Last week, I mentioned five types of work people need to do when establishing a new nonprofit. This week, I wanted to mention a couple of things I see go wrong often enough that it helps me understand why these foundational pieces are so important.
When I think about what are the biggest problems that torpedo new nonprofits there are two that pop to the top of my list, and they both relate to the founder:
- The founder simply doesn’t understand the full amount and type of work entailed so they become overwhelmed and are unable to establish a sustainable organization.
- The founder is resistant to others having control over their “baby,” and they take more or less complete control over the organization once it’s established.
What are the two biggest problems that torpedo new nonprofit organizations? Click To TweetIn my work, I’m trying to address both these problems. The first can be addressed by providing a reality check to would-be founders. The five phases I mentioned last week are a framework for the wide variety of the work that needs to be accomplished, and the forty-odd individual steps they contain help the new nonprofiteer understand the scope of the work. My ebook and board game help address that problem through education.
The second issue is more problematic.
I’m currently working with an organization where the founder seemed to have a need to control every aspect of the organization. This contributed to disengaged volunteers (including the board), a lack of transparency overall (including nobody even keeping track of the organization’s expenses), a massive board turnover, an IRS audit, and an investigation by the state. When the founder left in the wake of all this, she took most of the social contacts away, leaving the organization with a bad reputation and no way to rebuild it. The organization in question has done a lot of good while it was functional, but if the founder had shared control with some others then it would have had a fair shot at surviving her departure.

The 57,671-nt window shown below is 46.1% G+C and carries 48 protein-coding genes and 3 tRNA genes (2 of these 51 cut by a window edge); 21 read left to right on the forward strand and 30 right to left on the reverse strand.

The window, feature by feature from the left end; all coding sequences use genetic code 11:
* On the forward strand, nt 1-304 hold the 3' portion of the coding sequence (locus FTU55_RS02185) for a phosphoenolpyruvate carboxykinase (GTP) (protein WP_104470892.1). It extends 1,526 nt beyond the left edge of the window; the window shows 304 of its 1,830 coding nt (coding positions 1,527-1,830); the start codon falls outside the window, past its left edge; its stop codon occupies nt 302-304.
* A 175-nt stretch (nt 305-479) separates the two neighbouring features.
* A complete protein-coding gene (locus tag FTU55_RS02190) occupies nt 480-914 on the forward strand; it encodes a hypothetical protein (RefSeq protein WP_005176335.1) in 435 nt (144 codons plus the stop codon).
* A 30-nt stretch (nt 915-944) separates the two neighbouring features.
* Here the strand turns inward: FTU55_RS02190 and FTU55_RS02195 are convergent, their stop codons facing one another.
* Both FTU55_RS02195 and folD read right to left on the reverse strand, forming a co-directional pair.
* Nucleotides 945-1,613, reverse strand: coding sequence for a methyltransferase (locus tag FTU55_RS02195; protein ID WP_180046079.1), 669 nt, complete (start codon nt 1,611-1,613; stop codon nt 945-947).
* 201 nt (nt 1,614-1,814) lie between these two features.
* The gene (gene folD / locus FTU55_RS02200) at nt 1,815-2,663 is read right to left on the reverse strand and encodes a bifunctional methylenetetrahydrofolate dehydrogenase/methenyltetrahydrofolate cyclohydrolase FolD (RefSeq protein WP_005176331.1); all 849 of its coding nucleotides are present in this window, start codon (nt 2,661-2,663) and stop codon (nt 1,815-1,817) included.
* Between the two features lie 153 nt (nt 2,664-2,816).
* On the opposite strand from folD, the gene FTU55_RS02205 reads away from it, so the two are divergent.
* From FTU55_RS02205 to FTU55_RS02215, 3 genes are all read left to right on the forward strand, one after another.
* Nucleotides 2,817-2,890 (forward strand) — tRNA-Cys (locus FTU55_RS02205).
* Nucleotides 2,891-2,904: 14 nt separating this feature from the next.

Paraphrasing an article from the Nonprofit Quarterly, if the founder of an organization truly is the organization then it’s not actually an organization. One of the foundational phases is the Growth Phase, a period when it’s crucial to reach out to potential volunteers and co-founders. Too often, founders take the easy road and recruit a few friends and family to rubber stamp their decisions. But this is when finding ways to share leadership and responsibility is paramount. Laying this foundation in the beginning makes the nonprofit a real organization, not someone’s baby.
That’s it for this week. If you want to learn more about my work, visit the about section on my revamped website. See you next week.